Currently, when a baby is born, its heel is pricked and a small amount of blood is taken and placed on a card. This dried blood spot card is then sent to the newborn screening lab for the state where the baby was born, and the baby is tested for a variety of diseases. However, the number of diseases a baby is tested for is entirely dependent on what the state has chosen to test. Some states test for as few as 7 diseases while others, such as New York, test for over 40.
A Federal Newborn Screening advisory panel is in place that helps to provide guidance to the states on what diseases they should test for. In addition, each state has its own Newborn Screening (NBS) advisory panel.
Read the transcript of Bob Evanosky's comments at the June 2006 meeting of the Federal Newborn Screening advisory panel here.
On June 16, 2008, Bob Evanosky was a featured speaker at the Ethics in Cellular Therapy Conference at Duke University. The conference focused on discussing newborn screening and treatment alternatives for children with inborn errors of metabolism and the ethics involved. An "inborn error of metabolism" refers to children who were born with their bodies missing something such as an enzyme, protein, etc. which allow the body to work right. Since children with MLD are missing the enzyme ARSA, MLD is considered to be an inborn error of metabolism. Bob Evanosky spoke from the point of view of a parent advocate (click here to see the agenda and full range of speakers). You can view Bob's entire presentation by clicking here.
The most recent national improvement in newborn screening legislation, The Newborn Screening Saves Lives Act, sponsored by Senator Christopher Dodd (D-CT), was signed into law by President Bush on April 24, 2008. The bill provides for expansion of screenings for newborns and will authorize a grant program to increase funding to state and local health agencies to provide screening, counseling, and health care services to newborns and children who have or are at risk for genetic disorders. Michael S. Watson, PhD, FACMG, executive director of the American College of Medical Genetics praised the new law, stating, "With the current expansion of newborn screening panels, it is estimated that about 10,000 of the 4.1 million babies born each year in the United States will be identified with one of the conditions for which treatment will have a significant impact on long-term outcome." To read the Newborn Screening Saves Lives Act, click here.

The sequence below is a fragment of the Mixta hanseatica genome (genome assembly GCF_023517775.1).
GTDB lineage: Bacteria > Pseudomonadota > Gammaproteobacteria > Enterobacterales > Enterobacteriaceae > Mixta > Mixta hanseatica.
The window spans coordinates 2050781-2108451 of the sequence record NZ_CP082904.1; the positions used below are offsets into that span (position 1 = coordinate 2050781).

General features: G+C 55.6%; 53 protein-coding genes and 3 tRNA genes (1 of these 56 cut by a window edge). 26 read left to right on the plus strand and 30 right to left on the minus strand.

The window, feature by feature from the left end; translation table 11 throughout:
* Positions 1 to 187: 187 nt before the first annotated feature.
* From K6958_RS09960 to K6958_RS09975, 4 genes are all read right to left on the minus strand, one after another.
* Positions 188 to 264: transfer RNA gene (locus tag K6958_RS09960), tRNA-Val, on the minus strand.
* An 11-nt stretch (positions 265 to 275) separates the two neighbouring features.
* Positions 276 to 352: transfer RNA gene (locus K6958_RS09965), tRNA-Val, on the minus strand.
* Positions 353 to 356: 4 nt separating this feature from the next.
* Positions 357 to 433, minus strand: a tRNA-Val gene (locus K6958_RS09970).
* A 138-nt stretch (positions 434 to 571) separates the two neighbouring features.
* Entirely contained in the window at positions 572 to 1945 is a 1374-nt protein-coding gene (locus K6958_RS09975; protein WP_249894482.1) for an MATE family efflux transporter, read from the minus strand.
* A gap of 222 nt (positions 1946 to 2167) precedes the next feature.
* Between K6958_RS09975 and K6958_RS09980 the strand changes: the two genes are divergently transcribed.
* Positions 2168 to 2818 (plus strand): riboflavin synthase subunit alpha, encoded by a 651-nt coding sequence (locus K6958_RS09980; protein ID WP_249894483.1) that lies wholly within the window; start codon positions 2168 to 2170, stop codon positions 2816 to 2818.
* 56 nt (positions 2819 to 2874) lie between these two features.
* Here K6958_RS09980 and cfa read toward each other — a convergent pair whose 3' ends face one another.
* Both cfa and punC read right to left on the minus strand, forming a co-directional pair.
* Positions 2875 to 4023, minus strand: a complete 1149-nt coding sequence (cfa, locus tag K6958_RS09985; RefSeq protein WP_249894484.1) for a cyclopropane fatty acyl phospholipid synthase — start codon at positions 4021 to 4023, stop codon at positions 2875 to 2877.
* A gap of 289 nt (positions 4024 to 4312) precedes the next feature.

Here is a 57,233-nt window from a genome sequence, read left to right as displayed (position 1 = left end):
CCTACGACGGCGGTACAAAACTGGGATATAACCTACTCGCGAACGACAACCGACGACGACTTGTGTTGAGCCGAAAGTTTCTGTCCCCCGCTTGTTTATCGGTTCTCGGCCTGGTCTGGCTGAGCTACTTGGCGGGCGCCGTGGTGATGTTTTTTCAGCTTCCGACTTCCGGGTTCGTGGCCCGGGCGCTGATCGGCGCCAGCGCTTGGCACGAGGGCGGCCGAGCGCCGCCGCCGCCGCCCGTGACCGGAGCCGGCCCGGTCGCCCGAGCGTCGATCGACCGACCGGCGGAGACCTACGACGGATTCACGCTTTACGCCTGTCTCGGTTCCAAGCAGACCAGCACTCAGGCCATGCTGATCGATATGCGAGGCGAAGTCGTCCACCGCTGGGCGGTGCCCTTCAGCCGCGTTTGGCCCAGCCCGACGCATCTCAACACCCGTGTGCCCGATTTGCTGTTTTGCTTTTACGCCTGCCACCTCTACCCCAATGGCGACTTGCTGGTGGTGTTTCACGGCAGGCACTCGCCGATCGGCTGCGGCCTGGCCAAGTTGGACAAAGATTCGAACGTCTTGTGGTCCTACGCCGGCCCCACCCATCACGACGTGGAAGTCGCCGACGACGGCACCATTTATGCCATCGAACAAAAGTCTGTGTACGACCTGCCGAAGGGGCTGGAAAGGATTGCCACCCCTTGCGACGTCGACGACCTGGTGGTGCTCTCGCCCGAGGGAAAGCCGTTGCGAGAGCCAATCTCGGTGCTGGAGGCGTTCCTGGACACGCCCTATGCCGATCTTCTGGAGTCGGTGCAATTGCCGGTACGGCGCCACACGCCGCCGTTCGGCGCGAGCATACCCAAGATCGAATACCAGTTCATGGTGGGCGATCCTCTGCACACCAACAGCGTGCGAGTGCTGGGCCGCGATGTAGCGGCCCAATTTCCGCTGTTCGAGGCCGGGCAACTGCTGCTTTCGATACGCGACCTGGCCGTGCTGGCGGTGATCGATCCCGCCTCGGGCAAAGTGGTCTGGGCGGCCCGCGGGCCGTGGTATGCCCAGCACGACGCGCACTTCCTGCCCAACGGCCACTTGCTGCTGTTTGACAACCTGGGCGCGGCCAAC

However, in spite of this improvement and expansion in laws relating to newborn screening, the diseases newborns are actually screened for still varies widely, depending upon the state a child is born in. In 2007, The Evanosky Foundation helped to author and spearhead the passage of Illinois Senate Bill SB1566, which provides for the implementation of newborn screening in Illinois for Pompe, Krabbe, Gaucher, Niemann-Pick and Fabry diseases. Each of these diseases is similar to MLD and is classified as a lysosomal storage disorder. SB1566 also mandates that other lysosomal storage disorders--such as MLD--be added to the newborn screening panel once tests for those diseases have been developed.
In March 2010, New Mexico became the third state in the U.S. to expand newborn screening. The implementation of HB 201 will allow approximately 28,000 babies each year to be screened for Fabry, Gaucher, Krabbe, Pompe, and Niemann-Pick diseases, which is especially beneficial for New Mexico since it has the highest incidence of Niemann-Pick C disease in the country.
We are glad to report that on August 23, 2011, Illinois Governor Patrick Quinn signed Illinois Senate Bill 1761 into law. IL SB1761 was created by The Evanosky Foundation and filed by Illinois Senator Dale Righter on February 9, 2011. This law requires the State of Illinois to test all future newborns for Mucopolysaccharidoses I and II (MPS I and II ) and Severe Combined Immunodeficiency (SCID). Illinois is the first state in the US to screen for MPS I/II and will set the standard for all others to follow.
It is The Evanosky Foundation's goal to continue to support and advocate for early screening of all lysosomal storage disorders (there are 40 of them!) and we will not stop until all 50 states test all of their babies for these terrible diseases.
Dr. Michael Gelb of the University of Washington has developed a newborn screening test, or assay, that will detect 5 rare diseases (Gaucher, Krabbe, Pompe, Niemann-Pick and Fabry disease), all of which are related to MLD. Currently only one state, New York, is using this assay, but they are only testing for one of the diseases, Krabbe. Dr. Gelb is now working to include MLD in this assay as well, and we believe this should occur very soon.
After an assay for MLD has been developed, it will need to be "productionalized" so that the test can be run quickly on thousands of babies per day. A pharmaceutical company has been heavily involved in doing this type of work and has committed to doing this for MLD. The Evanosky Foundation is working with this pharmaceutical company, the Federal Newborn Screening Committee, and the State of Illinois Newborn Screening Committee to implement the benefits of Dr. Gelb's tests in Illinois and perhaps all of the other states as well.
We at The Evanosky Foundation believe that newborn screening is critical to the identification and treatment of MLD. If newborn screening had been available for all of our children, we would have had the opportunity to have all of them transplanted and perhaps cured of MLD.
The Evanosky Foundation will continue to pursue newborn screening efforts at both the federal and state levels to ensure that fatal lysosomal storage disorders are detected as soon as possible.
Save the Babies Foundation provides information on what diseases each state tests for as well as information on how to obtain additional screening for your baby or young child.